will present Akira Kurosawa's
"The Lower Depths" in the Archi-
tecture Aud.
7 and 9:05 p.m.-Cinema II will
present Richard Lester's "A Hard
Day's Night" in Aud. A.
8:30 p.m.-The University Mus-
ical Society Choral Union Series
will present a dance concert by
the Royal Winnipeg Ballet in Hill
Aud.
SUNDAY, FEB. 5
7 and 9:05 p.m.-Cinema Guild
will .'present Akira Kurosawa's
"The Lower Depths" in the Archi-
tecture Aud.a
TRAVEL BUY OF
1967
EUROPE-3 TOURS
$36900 include
AIRFARE - HOTELS
SIGHTSEEING
OPEN TO ANYONE .

non - music ma j o r s; however,r
music majors are also welcome.
Instruments will be available
to those who do not have them,
With 11 rehearsals scheduled, a
concert is planned near the end
of the semester.c
Although non-music majors are
eligible for all of the University
bands, many do not participate
because rehearsals are extremely
time consuming. Most of the pre-
viously established bands practice
three to five days a week.
It is also anticipated that more
students will audition for this
band since they will not have to
face the fierce competition of
music majors. The Wolverine
Band will offer a more relaxed at-
mosphere since the members real-
ize they are playing chiefly for
fun and enjoyment.
It is Dr. Revelli's hope that the
new band will prevent students
who enjoyed playing in their high
school bands and orchestras from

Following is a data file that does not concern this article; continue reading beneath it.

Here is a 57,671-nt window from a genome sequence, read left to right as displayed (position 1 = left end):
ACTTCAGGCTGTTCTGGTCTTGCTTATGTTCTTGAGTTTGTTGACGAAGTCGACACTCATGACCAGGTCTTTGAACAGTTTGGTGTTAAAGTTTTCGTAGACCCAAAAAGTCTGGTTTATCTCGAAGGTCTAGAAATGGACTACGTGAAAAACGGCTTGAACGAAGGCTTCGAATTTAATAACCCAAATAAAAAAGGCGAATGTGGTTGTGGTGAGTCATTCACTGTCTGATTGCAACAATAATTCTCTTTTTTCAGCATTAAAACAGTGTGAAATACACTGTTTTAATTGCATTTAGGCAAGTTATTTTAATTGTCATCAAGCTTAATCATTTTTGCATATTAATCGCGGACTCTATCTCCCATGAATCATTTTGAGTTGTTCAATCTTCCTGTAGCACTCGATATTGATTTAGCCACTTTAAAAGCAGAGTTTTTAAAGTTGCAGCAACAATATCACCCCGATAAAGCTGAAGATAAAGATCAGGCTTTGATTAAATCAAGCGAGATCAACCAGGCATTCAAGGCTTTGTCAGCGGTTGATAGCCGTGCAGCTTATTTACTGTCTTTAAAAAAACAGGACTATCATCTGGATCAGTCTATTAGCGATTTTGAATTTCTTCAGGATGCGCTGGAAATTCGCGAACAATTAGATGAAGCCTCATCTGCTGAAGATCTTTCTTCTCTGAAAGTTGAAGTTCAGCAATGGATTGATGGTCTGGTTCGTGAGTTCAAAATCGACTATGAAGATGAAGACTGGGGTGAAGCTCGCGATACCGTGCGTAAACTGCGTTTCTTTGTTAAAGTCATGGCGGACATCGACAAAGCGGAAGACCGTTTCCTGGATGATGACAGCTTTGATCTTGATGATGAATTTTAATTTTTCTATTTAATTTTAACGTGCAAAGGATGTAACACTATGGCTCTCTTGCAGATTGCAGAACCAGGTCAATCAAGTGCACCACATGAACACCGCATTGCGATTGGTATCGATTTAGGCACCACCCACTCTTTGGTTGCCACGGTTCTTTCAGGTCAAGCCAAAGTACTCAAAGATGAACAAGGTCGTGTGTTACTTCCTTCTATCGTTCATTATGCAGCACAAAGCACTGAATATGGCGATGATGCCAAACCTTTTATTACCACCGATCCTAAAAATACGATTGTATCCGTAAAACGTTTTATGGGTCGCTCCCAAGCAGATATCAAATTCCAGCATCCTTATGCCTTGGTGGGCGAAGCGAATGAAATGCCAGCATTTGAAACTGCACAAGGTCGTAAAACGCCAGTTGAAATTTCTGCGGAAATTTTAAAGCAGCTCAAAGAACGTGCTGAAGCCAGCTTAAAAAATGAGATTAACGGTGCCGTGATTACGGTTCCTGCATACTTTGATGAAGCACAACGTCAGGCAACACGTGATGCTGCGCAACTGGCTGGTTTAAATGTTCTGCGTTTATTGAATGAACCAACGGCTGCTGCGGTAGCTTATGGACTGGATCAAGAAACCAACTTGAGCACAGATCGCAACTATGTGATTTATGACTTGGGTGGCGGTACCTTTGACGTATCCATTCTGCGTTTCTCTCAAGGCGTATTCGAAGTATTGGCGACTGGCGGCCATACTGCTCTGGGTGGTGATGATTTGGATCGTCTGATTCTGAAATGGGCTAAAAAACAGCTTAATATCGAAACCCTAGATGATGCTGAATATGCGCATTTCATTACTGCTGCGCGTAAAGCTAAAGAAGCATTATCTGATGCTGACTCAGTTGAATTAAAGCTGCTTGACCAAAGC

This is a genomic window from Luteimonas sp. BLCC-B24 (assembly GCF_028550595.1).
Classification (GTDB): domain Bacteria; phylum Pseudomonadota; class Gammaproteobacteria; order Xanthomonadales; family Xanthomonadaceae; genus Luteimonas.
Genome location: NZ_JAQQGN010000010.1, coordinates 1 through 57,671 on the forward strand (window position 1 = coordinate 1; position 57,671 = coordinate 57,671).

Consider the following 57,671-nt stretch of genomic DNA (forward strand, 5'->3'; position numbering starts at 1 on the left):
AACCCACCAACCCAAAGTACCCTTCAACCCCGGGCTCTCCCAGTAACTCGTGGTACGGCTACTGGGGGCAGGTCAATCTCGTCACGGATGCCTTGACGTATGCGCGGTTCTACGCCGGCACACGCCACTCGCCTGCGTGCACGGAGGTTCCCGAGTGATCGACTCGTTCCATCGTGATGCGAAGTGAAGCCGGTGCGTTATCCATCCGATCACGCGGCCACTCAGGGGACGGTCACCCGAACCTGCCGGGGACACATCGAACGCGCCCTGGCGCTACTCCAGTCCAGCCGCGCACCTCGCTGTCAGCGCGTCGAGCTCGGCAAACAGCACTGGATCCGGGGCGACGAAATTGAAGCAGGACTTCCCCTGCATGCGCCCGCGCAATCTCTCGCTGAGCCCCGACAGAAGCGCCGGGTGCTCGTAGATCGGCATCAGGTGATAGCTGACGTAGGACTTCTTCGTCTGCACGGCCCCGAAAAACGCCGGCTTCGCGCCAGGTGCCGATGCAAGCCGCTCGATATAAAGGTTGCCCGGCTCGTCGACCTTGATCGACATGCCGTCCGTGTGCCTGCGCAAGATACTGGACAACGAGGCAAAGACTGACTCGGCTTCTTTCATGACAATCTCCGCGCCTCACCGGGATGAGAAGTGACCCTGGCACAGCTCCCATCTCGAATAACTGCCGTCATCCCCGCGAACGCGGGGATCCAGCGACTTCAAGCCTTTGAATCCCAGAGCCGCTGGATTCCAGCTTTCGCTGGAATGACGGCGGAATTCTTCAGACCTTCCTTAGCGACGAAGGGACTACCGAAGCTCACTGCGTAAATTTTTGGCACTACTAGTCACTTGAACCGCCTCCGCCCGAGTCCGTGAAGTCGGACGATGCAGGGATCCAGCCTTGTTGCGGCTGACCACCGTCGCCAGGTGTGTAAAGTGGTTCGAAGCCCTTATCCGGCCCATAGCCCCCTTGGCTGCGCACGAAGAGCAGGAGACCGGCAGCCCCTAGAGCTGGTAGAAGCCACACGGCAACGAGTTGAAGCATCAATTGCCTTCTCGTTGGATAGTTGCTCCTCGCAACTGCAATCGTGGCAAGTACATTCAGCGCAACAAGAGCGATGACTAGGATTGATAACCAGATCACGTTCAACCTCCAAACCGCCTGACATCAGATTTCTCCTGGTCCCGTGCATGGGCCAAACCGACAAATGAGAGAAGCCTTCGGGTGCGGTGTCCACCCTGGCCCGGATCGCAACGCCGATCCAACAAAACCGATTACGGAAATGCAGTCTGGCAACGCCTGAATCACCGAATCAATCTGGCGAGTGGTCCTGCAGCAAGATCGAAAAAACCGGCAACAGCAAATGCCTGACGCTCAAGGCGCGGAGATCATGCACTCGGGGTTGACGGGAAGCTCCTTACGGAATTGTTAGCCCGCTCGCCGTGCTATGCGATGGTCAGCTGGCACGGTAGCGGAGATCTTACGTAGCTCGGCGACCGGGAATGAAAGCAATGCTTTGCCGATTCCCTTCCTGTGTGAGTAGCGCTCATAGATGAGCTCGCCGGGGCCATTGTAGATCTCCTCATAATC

abandoning their instruments al-
together. The Wolverine Band will
enable students to participate in
a performing group at no expense
to their academic studies.

REFUNDS on TICKETS for
SIMON and GARFUNKEL
WILL BE GIVEN
TUESDAY, WEDNESDAY, THURSDAY
10:30 A.M.-5:00 P.M.
SAB Ticket Windows

i

Wi

I

AT THE ARK
ARNOLD KAUFMAN
on
"The Neutral University"
Fact, Ideal, or Myth?
9:00 P.M. Thurs., Feb. 1
1421 Hill St.

THIS WEEK
FEB. 2, 3
THURSDAY, FRIDAY
George Franju
LA TETE
CONTRE
SATURDAY, SUNDAY
AKIRA KUROSAWA'S
THE
LOWER
DEPTHS
ARCH. AUDITORIUM
7 &9:05 P.M.
-nSTILL ONLY 5Oc--

7-

-

"A SPLASH, SURF aSOAkED SLEEPER!
BREATHTAKING!IIMAGINATIVE!1
The nicest surprise to happen in a long time.
Unless you just enjoy turning your back
entirely on life, you should not miss the
breathtaking shots!"

P

f

Dial 8-6416

:J

Holding Again!
4th Week!

FILMi"- The New Yorker

"SUPERIOR OFF-BEAT, AND
ORIGINAL!-N.Y. TIMES
CRtUMBA P UR{S
aMCS MBON adN 8WS LN RUJRave
SUGGESTED FOR MATURE AUDIENCES
Wednesday 7 and 9
th
Ann Arbor, Michigan
x10 S. Fifth Avenue
761-9700

GRAND PRIZE WINNER
1966 CANNES FILM
FESTIVAL
CtAUOE G ROUX
PRESENTS
ANd AWOMAN

- -N
ABRUCE BROWN FILM IN COLOP

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SORRY, "FALSTAFF,"
Your American Premiere
Will Simply Have To Wait

I

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5-6290

HELD
OVER!

_.__

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I

ZERO MOSTL
PHILSILVERS -.
BUM b M1 N
In A MELVIN FRANK Production
HAPPENED ON TiE
KWAYTOT4E FORUM"
COLORbyDeLux* ''"ast'm UNITED ARTISTS -.-
SUGGTEOr ProgramInformation 2-6264
OW 1:00-3:00-5:05
7:15-9:25

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Contact
MR. M. VERGANO
CONLIN TRAVEL BUREAU
NO 2-5587-NO 2-5588

and NATIONALITY CLUBS
UNION-LEAGUE
of the University of Michigan
* Fri., Feb. 3 7:00OP.M.-12:30 A.M.
Sat., Feb. 4 1:00 P.M.-12:30 A.M.
Michig an Union
~ General Admission 50c
~ Variety Show 75c
Friday 8and 10
Saturday 7, 9,and 11
U nion R nmnn

I

4q

I1

L

it

Cinema 1
presents

I

UAC MUSKET '67
ut
@ur
the new musical

"Would you pss up
somethi.g you couldn't
help but enjoy?"
-Michigan Daily
about MUSKET '67
The Original Cast
Recording of
OUT OF OUR MINDS
is on sale at
Lydia Mendelssohn
Theatre during all
performances.
- . .I

THE BEATLES
in
A HARD
DAY'S NIGHT
rDr1 nAv .? '7 - D A A

I

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111 .f t WP: lfAin 'N iii 11

ill

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:I